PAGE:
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Why A Thoroughbred?

Chynna Marston

I so often see wanted ads for horses saying ‘No TB’s’ or people immediately turned off by the thought of an ex racehorse. This blows me away and I’ll tell you why.

The Thoroughbred horses intended for racing have gone through more handling and exposure in their short careers then many horses go through in their lives.

From birth through to yearlings these babies are continuously handled and forever around people. They may go through the sales being paraded in busy rings with loud noises and scary surroundings. From here they are broken in and are ridden and handled by all different people every day.

They go on walkers, which in appearance alone, can be a daunting experience. The movement, the noise, the claustrophobic environment.. They get swum, with many other horses never seeing bodies of water.. They are worked with other horses, with machinery around, anytime from 4am onwards mea I g they also deal with lights, shadows and quite often wildlife... This all before they even make it to a race course and also quite often before they are even 2!

If they make it to being ready to race they go through even more. To start with they are barrier trained. The barriers are actually so small. Horses only just fit in and feel pressure on both sides as well as behind. A very intense situation for anyone to be so confined, but these horses are taught to stand still, sometimes for minutes a time. In a race environment they are made to stand whilst others horses are loaded all around, some are reluctant to go forward so all other horses see and hear this commotion but are again expected to stay as still and relaxed as possible. People are all around and above with attendants being throughout the barriers, turning heads, holding tails, you name it and I’m sure they’ve done it. A race environment has jockeys and attendants yelling out to the starter, to the attendants, to each other. Again the horses are expected to stand still and wait. That is until the ‘gates crash back’ and crash they do. A sudden opening with each of the barrier openings hitting against each other and we expect the horses to ignore all of that and gallop straight past concentrating on the task ahead.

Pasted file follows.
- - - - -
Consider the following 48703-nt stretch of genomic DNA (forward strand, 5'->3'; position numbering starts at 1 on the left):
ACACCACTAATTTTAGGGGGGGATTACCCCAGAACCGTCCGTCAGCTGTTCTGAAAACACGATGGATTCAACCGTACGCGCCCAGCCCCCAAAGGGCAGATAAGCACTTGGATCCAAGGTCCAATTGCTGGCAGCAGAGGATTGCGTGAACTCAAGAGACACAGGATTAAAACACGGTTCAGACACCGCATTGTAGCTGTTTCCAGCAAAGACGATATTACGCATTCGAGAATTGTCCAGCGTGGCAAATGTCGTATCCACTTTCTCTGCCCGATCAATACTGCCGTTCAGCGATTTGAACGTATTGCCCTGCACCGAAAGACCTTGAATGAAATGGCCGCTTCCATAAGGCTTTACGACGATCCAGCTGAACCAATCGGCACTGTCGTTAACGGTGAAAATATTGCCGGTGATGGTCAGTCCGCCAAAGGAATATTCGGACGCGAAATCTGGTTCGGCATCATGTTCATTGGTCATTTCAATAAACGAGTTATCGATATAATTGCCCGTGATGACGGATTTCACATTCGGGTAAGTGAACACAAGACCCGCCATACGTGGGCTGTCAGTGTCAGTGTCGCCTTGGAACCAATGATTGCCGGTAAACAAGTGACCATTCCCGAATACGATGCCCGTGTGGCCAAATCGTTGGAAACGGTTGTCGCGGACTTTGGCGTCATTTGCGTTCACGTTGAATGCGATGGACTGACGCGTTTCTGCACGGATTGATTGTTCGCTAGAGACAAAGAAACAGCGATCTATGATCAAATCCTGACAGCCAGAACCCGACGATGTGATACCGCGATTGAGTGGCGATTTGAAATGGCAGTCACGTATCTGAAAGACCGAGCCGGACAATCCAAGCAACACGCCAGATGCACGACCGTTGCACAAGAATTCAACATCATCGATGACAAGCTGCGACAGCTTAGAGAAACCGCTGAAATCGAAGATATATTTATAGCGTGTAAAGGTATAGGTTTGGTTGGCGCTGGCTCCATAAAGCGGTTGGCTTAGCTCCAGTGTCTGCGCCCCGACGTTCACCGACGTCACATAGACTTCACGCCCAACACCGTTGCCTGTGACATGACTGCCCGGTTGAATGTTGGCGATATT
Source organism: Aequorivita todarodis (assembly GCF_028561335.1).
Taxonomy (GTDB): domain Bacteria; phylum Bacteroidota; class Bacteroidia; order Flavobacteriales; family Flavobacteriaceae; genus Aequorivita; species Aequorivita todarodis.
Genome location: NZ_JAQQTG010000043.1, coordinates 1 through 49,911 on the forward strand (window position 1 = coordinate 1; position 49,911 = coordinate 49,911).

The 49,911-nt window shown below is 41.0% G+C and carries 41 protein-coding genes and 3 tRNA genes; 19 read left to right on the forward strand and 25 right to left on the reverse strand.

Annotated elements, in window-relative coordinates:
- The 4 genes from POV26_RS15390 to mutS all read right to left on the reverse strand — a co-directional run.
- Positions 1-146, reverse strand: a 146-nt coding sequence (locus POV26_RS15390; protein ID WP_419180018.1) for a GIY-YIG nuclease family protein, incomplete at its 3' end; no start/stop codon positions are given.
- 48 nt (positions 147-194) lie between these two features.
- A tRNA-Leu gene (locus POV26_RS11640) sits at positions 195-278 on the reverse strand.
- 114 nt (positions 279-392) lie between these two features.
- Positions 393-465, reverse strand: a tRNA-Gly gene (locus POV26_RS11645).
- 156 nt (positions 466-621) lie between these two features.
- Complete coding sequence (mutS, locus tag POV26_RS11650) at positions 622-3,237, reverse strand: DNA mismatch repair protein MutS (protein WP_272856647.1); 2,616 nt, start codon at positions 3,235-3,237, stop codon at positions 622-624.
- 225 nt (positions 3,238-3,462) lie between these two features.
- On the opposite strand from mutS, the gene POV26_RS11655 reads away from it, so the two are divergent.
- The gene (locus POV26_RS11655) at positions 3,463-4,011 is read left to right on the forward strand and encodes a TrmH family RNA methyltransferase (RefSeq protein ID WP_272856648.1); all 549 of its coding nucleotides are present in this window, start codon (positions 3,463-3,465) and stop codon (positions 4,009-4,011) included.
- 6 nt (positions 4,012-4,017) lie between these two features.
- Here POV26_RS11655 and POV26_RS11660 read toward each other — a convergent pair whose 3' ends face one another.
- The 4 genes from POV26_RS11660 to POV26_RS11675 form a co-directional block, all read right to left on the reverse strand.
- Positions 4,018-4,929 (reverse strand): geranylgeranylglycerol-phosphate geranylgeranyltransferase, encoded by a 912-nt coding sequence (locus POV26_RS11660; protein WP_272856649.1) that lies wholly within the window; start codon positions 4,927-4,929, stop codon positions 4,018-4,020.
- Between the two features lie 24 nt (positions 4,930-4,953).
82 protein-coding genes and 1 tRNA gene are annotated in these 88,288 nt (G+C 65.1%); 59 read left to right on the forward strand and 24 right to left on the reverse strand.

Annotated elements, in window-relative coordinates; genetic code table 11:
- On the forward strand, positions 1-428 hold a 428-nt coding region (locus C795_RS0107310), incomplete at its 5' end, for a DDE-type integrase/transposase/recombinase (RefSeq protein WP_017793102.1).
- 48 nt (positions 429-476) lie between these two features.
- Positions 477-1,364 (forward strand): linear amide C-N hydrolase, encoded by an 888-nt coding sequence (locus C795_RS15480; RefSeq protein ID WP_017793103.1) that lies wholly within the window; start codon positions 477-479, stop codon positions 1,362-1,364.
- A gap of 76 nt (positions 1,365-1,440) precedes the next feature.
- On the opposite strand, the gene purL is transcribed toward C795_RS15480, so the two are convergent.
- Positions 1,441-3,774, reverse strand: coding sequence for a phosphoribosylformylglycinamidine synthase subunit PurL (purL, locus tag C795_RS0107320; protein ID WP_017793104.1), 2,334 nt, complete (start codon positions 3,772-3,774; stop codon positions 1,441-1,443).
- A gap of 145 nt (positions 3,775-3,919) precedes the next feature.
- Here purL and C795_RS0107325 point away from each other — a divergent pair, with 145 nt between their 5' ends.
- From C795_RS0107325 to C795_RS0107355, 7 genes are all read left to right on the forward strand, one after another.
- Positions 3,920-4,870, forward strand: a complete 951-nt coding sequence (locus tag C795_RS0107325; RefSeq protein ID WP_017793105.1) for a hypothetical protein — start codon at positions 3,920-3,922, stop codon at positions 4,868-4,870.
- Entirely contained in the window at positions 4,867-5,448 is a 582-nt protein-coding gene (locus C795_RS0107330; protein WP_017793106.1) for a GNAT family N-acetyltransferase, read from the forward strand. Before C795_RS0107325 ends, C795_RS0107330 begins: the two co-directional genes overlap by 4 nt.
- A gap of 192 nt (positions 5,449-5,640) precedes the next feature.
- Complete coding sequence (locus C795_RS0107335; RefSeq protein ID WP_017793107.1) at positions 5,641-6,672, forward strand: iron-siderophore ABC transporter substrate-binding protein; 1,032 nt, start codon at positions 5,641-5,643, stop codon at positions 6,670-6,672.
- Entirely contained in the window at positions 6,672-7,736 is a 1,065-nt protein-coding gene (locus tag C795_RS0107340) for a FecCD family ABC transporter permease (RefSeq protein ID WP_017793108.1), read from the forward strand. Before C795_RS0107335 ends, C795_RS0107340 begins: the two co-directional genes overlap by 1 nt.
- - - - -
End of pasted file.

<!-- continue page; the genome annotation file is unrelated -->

We expect these horses to be tractable enough, but also brave enough, to weave their way through the other 13 or so horses in the race. Again, yelling jockeys, kick back, new environments, all discovered at 60km/hr. We expect to have their minds on the job as they are ridden out at full speed past massive sponsor signs, artistic winning posts and gigantic television screens all with speakers all round playing the race call as it happens.

The horses are out there, trying with all their might, to come back, be hosed off and sometimes stand with 50 other horses for the rest of the day til its home time. The crowd all around, sounds, music, tents and marquees, they have seen it all. And all in one of the most high pressure environment.

They have been shod countless times, had the vet, had the dentist, had needles, all before some other horses are even broken in.

We are given the biggest head start with the ex-racehorses. From everything they have seen and have experienced, it makes show days a walk in the park. 

They have seen the world ten times over before they are given an opportunity with us to realise their futures and show the world what they can do.


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